Leon Marchand Travel to the lost kingdom Michael Phelps, killed the dragon and returned with its fangs threaded like beads around its neck when this Sunday at the World Cup in Fukuoka broke the world record for the most resistant in the history of swimming in the final of the 400-meter medley. Phelps himself, who had held the record since 2002, applauded him for bringing the gold medal to the podium and raised his arm in recognition of the achievement. Marchand, pale and stunned with great happiness, had just crossed the mark from 4m 3.84 to 4m 2.50s. Marseille has never looked more arrogant.
On August 15, 2002, in Fort Lauderdale, Florida, Phelps created a world of his own. An ecosystem only suitable for its survival. On that day, the American swimmer began to break the world record for the 400-meter medley until he took them to a limit that seemed inaccessible to humans who did not have a fierce personality, two meters in height and two meters in wingspan, among other biological characteristics that are difficult to collect in a single organism. when At the 2008 Olympics he set his last record In the equivalent discipline of the water decathlon (4 minutes 3 seconds 84 hundredths) the test conditions became unbearable for the rest of the swimmers looking for the max. It seemed impossible to determine the successor. Found by Bob Bowman.
Bowman, who coached Phelps his entire career, lived quietly in charge of the University of Arizona’s swim team outside of Phoenix. Few corners have been more inhospitable at the American University swimming pool than in the middle of the desert. The saguaro, giant cactus, crowned the hills that surrounded Tempe, the home of the university, and gave enormous relief to the landscape in Paradise Valley, neighborhood of palaces Where Phelps settled himself with his family after leaving his highest competition. The university team was slowly thriving and Bowman was looking for strong feelings when in 2021 he discovered an unsettling talent in Toulouse: a huge breaststroke who could swim the butterfly well. hybrid. rare case. It was Marchand who accepted the invitation and made the move.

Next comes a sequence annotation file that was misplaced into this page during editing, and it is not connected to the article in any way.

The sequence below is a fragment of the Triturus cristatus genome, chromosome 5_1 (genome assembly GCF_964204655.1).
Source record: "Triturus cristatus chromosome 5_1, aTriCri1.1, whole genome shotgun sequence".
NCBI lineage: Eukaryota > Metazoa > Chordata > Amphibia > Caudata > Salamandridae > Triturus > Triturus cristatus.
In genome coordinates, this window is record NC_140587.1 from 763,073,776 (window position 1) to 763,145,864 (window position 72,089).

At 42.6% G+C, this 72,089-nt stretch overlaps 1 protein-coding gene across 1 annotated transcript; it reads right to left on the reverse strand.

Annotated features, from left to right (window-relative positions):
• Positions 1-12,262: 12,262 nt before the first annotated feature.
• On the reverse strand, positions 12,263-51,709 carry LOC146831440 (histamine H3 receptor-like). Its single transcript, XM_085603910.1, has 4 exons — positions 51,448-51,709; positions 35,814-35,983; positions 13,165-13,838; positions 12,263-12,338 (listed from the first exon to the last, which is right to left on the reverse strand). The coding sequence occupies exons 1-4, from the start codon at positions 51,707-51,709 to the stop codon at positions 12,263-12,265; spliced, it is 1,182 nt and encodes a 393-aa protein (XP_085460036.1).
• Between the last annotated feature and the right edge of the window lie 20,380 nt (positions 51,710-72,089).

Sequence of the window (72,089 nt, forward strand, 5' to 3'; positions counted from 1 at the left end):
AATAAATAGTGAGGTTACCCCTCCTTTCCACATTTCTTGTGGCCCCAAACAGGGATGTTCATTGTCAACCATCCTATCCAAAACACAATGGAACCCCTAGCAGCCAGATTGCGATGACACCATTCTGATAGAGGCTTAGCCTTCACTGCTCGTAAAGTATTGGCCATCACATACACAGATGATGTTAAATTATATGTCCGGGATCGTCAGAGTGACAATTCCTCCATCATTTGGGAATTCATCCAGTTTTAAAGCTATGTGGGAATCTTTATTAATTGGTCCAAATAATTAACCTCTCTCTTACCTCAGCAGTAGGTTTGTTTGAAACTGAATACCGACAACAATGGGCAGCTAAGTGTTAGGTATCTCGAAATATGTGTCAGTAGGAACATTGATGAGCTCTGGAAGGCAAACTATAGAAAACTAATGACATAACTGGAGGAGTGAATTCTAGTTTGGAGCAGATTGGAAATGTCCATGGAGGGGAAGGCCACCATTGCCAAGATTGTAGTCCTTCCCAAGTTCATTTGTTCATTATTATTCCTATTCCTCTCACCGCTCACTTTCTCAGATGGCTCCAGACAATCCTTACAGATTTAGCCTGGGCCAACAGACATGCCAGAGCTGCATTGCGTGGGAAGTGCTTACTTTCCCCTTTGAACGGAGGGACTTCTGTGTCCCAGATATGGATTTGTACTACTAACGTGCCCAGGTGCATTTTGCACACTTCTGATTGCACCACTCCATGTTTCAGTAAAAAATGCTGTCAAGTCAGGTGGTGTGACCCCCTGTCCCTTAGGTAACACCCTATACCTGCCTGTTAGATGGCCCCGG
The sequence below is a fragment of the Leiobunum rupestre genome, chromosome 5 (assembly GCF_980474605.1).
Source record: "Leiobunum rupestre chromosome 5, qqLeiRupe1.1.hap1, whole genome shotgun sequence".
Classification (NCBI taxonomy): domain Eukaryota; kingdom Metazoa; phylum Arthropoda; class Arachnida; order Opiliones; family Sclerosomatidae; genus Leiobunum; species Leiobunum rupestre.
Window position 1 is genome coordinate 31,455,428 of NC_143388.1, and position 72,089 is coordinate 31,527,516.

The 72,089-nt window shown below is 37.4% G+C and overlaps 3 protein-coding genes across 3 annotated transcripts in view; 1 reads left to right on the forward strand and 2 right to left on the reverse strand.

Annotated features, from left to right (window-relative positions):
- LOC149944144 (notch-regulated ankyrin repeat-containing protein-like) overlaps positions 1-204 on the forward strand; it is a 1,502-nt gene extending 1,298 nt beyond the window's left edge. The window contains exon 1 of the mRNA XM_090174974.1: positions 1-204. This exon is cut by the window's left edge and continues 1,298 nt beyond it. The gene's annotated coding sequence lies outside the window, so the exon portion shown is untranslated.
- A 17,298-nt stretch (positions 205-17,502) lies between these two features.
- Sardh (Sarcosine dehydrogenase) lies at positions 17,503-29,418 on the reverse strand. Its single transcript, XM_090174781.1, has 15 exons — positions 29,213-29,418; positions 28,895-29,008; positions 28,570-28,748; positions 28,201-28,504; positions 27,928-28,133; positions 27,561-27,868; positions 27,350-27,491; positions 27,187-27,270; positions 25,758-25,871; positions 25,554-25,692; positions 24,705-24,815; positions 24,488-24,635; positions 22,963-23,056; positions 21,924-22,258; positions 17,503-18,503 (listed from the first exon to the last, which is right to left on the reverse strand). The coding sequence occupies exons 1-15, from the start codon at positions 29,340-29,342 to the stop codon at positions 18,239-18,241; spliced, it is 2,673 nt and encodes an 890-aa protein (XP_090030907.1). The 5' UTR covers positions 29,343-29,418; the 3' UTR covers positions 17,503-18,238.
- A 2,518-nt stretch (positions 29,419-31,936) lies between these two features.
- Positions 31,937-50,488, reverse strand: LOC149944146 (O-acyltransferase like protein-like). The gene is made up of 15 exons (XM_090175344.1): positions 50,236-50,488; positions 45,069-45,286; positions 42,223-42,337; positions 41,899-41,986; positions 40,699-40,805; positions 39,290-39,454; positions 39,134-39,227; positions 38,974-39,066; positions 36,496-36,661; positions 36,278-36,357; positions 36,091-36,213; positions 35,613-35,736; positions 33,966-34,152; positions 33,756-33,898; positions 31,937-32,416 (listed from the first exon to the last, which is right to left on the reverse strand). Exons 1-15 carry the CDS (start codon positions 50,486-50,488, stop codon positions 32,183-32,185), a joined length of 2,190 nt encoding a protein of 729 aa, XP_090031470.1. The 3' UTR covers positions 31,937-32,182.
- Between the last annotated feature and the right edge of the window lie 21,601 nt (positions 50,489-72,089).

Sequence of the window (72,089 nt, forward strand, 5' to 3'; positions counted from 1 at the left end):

Marchand, who, at 1.83 in height, is below the competition average, had few obvious but explosive qualities. He had been living in Arizona for a year when he established himself as a double world champion in the 200- and 400-meter medley in Budapest. This Sunday in Fukuoka exceeded all expectations. Spurred on by the formidable Carson Foster, the same opponent who propelled him to gold at the 2022 World Cup, the Frenchman underwent one of the toughest transformations in living memory: The breaststroke virtuoso not only mastered the butterfly, but elevated it to the category of art. “I have to use the first part of 100 to start the test comfortably, which saves energy,” he said before traveling to Japan. “The key will be the first turn, where I have to push hard against the wall to start accelerating and gain time on the others.”
Michael was very impressed.
Marchand led the race from pole to lead via the butterfly, backstroke, breaststroke and freestyle sequence. He was closely teased by Foster, who swam the first 50m in 25.77 seconds, just one hundredth off his mark in Budapest and four hundredth slower than Phelps in 2008. But he turned around, pushed his legs and sprinted off. His 15m underwater swim brought him into Phelps’ world on one of his favorite terrains. When the roof broke it went off. He made the 50-meter butterfly in 28.89 seconds, a second faster than Budapest and half a second faster than Phelps at the Beijing Olympics.
Marchand improved his back muscles to shave off another second, maintain his edge in the breaststroke, and finished the 100 freestyle, his weakest stroke, with very little improvement en route to the final wall and podium finish where his neighbor in Phoenix was waiting for him. “Michael,” Marchand admitted, after the ceremony; “He told me he’s a big fan. And that he knows a trick that will help me improve my transition from breaststroke to freestyle faster.”
The record puts him through the best and worst of situations. “I will have to work mentally a lot,” he says. He is 21 years old and the Paris Games are waiting to either glorify him as a national hero or crush him under pressure.